Wednesday, December 01, 2010

DVD Review - Ladies and Gentlemen: The Rolling Stones

The Stones are like cockroaches - they seem to have been around forever and just won't die. Despite the fact that their last truly great album was put out in 1981.

But every few years they churn out a new collection of tunes and hit the road to smash touring records yet again. There are glimmers of greatness - the Shine A Light movie for example has some really cool moments. And if their recent albums were pared down from 15 tracks to the 10 strongest, they'd be pretty good.

But honestly, the band jumped the shark once Keith cleaned up. Coincidence? No idea but I am reading his autobiography and we'll see if I can glean any tidbits for you all.

My favorite era of the Stones is the Mick Taylor era. So I was majorly geeked to get the recently released Ladies and Gentlemen: The Rolling Stones, a concert film from the 1972 Exile on Main Street tour.

This DVD reminds me of why I fell in love with the band in the first place. Charlie and Keith are the tightest rhythm section around. Bill Wyman pumps out some great bass lines. Jagger is at his full-throated screaming pilled-up best. But the real star of the show is Mick Taylor, who basically solos throughout every song, adding those tasty, tasty licks that seem so effortless but add incredibly to the music.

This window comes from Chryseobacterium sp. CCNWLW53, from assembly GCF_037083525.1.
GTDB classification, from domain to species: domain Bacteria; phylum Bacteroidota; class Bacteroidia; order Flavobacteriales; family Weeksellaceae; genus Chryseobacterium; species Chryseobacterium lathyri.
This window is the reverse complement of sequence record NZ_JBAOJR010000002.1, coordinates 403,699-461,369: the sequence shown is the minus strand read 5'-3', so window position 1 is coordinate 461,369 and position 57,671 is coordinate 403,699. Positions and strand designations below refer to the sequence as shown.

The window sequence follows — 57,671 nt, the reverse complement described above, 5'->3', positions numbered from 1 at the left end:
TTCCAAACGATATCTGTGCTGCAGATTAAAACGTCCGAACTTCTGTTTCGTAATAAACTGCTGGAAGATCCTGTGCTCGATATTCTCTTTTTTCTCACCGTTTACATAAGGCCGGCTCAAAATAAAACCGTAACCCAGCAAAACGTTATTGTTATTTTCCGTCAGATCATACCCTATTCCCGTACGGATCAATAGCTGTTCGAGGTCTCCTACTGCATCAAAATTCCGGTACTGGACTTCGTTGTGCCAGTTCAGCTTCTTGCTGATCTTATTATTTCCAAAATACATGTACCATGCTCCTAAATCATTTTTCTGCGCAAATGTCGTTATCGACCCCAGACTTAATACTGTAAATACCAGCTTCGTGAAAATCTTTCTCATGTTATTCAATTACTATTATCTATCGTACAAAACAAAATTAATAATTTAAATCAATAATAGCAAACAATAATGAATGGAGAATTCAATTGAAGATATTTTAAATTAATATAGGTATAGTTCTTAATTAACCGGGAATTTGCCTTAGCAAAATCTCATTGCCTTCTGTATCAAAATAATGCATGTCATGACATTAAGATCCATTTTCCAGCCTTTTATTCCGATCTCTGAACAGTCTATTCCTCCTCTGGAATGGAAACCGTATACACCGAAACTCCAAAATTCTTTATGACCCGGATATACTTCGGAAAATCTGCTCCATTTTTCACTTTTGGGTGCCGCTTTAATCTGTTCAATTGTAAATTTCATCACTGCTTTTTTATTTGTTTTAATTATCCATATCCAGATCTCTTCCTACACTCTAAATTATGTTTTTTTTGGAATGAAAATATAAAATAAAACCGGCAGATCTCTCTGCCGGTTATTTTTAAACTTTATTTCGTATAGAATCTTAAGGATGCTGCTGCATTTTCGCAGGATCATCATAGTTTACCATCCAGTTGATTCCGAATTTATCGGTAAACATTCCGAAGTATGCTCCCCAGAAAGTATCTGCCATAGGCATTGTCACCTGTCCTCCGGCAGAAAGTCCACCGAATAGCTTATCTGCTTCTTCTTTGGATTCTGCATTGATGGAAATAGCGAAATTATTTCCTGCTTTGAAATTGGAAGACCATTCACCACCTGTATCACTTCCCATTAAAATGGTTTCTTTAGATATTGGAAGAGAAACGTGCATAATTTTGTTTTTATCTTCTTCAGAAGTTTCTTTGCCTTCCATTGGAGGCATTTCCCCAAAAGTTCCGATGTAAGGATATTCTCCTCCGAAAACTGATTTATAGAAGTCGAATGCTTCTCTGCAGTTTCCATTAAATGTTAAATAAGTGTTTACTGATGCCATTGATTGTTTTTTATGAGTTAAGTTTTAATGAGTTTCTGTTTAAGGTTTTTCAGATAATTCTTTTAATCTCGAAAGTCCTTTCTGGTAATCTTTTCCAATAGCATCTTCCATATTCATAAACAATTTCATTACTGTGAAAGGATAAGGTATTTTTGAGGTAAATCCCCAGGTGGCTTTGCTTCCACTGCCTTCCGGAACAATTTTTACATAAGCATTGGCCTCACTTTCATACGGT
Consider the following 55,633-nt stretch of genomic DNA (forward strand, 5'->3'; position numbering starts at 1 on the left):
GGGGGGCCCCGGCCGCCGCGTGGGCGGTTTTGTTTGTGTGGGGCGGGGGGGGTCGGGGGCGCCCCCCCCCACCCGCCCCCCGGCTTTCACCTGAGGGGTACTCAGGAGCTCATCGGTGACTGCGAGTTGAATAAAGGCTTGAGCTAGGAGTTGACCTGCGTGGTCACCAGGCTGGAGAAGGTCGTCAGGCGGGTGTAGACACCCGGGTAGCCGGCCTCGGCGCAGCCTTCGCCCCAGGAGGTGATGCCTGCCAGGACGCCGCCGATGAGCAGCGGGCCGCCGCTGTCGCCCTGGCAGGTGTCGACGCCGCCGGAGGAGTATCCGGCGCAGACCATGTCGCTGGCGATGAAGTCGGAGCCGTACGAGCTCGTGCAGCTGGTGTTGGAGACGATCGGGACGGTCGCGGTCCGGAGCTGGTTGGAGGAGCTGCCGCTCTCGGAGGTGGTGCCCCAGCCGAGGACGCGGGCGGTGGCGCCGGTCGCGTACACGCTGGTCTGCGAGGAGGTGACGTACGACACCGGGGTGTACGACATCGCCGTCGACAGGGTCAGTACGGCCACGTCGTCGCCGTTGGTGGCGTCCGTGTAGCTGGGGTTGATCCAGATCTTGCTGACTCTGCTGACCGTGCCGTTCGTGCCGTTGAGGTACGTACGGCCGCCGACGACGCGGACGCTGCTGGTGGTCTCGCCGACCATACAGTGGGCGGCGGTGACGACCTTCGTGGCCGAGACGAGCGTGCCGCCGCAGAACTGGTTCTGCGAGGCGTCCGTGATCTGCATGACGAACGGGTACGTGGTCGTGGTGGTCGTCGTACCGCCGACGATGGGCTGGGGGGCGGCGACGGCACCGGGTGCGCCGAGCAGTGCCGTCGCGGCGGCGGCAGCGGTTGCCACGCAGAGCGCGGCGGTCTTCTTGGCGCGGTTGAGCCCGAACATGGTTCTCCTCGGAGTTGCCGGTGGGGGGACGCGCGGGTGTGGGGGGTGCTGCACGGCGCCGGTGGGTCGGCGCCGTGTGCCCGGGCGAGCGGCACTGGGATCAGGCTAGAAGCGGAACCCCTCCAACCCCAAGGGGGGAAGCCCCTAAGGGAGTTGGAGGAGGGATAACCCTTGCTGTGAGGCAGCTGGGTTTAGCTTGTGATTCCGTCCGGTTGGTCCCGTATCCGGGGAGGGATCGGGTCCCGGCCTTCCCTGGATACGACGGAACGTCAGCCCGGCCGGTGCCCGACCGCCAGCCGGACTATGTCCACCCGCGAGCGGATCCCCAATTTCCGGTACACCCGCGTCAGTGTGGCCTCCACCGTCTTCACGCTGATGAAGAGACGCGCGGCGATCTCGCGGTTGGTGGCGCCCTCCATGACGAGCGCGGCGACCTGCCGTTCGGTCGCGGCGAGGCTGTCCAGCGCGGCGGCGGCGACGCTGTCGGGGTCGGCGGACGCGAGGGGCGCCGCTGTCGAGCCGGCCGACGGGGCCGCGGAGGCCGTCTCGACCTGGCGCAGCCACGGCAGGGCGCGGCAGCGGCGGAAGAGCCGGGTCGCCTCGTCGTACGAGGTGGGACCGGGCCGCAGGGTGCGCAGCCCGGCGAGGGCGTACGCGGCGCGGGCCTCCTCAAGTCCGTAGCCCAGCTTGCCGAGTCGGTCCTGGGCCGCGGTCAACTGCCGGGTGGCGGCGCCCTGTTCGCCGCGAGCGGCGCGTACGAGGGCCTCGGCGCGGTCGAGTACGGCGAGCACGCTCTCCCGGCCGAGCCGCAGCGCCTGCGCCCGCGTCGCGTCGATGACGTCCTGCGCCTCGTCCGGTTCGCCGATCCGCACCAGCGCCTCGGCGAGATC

Highlights are the roughly 10-minute Midnight Rambler, Tumbling Dice, Gimmie Shelter and an unreal version of Love In Vain. In his book, Keith talks about how the young pre-fame Stones just wanted to 'be black guys' and play the blues. Later of course they got into other areas but the blues was always their fallback, and Love In Vain is top of the pile here. It does not hurt that Taylor gets two solos - one one slide and one not.

Even tracks like Dead Flowers - a song that seems like a bit of a novelty on the studio release - shine, as Keith and Mick share the mic for the harmonies and Taylor adds tasty leads throughout.

The bonus features include the band rehearsing stuff from Exile to get ready for the tour. That is worth the price of this DVD alone. Unreal.

Watching this DVD made me reach back into the bootleg community and score copies of live shows from 1971, 1972, 1973, 1975 and 1976. There are some real gems out there, people. This band was tight in the 70s, despite the stories of addiction and debauchery. Especially look for the March 1971 Leeds, the October 1973 Brussels, and the July 1972 Madison Square Garden shows. All very good.

And get this damn DVD - it's great! Here is a clip:

No comments: